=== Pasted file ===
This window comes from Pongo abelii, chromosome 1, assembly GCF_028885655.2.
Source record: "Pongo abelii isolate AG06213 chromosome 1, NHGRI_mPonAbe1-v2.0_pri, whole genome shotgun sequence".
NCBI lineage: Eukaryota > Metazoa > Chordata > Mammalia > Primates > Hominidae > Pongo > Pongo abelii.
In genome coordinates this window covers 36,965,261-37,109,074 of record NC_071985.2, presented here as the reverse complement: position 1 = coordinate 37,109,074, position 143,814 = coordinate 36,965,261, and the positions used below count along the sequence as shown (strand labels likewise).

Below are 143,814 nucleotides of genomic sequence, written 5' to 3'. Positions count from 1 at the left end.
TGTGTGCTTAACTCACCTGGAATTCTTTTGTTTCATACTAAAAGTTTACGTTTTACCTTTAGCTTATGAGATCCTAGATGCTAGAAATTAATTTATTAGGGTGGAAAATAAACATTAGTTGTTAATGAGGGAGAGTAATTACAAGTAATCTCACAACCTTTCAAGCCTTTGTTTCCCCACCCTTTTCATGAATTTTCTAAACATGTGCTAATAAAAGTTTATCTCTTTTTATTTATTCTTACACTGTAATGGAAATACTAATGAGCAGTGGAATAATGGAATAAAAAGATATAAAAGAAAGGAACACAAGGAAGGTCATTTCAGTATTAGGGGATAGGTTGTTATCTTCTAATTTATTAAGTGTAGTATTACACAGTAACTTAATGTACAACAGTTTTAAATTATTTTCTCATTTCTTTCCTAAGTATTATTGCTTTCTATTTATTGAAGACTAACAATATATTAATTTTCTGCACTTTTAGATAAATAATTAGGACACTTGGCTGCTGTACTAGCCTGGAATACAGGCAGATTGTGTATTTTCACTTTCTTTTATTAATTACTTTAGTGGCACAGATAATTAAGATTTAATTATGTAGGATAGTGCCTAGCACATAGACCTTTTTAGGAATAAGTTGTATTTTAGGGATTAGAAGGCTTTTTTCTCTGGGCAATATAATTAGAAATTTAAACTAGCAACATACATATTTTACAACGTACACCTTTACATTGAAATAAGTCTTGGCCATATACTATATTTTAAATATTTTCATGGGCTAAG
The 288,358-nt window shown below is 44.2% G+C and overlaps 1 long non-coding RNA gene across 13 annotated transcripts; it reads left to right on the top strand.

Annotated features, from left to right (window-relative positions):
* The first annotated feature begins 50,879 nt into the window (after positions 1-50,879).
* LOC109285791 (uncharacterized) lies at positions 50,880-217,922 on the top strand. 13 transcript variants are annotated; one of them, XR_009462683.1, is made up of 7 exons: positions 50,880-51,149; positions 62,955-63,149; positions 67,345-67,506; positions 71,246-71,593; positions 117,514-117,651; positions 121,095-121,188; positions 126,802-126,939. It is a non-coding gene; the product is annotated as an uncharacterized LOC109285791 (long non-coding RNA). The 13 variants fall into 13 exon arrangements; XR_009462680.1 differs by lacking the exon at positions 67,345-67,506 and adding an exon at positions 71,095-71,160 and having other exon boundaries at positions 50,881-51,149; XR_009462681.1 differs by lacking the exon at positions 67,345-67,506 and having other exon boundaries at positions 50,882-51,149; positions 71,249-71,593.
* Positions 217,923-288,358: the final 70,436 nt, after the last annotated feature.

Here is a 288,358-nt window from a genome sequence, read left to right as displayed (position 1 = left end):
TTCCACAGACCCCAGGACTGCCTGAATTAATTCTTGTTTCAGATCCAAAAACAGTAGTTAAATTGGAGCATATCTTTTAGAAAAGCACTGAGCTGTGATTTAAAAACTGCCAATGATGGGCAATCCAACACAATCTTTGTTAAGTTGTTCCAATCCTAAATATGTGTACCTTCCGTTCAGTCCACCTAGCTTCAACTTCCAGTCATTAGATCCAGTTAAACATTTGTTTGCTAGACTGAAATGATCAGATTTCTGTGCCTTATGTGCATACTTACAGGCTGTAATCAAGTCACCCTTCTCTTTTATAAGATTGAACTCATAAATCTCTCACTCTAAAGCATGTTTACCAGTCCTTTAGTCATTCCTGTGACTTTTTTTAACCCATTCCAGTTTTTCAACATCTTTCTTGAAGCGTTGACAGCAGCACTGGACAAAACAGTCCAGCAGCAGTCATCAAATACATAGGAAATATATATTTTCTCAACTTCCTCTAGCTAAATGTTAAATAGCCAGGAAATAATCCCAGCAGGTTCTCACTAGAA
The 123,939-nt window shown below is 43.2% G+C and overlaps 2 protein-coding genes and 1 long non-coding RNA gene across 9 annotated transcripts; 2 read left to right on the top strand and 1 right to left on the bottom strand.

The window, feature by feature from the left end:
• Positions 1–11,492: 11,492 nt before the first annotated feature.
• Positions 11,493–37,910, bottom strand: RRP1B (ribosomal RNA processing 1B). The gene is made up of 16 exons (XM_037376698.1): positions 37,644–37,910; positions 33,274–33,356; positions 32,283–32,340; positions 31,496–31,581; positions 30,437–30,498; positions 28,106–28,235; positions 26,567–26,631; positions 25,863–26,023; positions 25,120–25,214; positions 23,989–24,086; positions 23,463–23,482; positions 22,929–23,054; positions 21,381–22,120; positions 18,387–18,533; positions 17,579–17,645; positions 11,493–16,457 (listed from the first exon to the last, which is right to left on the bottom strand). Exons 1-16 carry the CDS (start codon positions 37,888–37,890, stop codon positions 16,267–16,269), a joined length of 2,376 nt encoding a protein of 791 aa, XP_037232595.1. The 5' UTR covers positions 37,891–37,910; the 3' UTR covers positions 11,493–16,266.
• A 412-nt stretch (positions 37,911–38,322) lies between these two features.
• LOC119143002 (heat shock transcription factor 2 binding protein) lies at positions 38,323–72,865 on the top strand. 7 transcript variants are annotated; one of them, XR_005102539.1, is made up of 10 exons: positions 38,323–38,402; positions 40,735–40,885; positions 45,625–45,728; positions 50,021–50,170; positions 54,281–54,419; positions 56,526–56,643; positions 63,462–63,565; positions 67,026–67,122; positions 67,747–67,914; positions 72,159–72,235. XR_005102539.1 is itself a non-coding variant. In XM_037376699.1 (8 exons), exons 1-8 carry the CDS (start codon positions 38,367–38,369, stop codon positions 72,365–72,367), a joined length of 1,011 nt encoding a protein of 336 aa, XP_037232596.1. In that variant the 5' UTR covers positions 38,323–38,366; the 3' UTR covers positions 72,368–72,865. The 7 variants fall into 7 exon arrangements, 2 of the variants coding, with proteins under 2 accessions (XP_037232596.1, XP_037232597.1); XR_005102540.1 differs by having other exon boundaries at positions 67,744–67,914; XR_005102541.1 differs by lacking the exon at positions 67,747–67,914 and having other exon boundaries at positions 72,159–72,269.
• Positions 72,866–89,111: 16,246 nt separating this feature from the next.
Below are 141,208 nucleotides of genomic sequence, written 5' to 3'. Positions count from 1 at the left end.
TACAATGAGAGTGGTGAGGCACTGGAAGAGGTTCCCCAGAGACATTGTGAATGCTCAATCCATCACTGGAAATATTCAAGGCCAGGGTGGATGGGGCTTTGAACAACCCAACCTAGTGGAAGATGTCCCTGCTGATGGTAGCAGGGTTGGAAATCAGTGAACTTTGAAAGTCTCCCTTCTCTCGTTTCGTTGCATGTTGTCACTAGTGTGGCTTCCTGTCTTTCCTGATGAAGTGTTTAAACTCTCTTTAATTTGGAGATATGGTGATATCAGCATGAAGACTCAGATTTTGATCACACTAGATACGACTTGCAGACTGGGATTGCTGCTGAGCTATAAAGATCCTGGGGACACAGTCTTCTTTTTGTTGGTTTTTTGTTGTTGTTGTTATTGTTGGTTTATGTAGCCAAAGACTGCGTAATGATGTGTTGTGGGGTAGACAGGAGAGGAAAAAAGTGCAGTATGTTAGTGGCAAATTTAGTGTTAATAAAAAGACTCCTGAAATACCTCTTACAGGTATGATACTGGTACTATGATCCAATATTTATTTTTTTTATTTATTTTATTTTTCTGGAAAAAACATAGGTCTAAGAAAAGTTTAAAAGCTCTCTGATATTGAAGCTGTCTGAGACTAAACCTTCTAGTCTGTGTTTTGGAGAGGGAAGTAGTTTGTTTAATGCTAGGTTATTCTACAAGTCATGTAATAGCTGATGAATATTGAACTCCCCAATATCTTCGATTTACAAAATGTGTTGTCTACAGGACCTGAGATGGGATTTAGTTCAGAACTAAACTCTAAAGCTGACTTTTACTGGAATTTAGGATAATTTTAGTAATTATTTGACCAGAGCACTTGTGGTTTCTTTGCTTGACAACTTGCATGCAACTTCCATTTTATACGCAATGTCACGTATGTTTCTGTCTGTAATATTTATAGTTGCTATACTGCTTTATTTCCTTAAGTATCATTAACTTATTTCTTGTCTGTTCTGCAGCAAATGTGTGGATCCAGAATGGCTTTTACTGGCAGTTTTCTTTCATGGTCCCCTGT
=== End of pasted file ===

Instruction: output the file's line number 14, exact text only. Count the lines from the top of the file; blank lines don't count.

The 123,939-nt window shown below is 43.2% G+C and overlaps 2 protein-coding genes and 1 long non-coding RNA gene across 9 annotated transcripts; 2 read left to right on the top strand and 1 right to left on the bottom strand.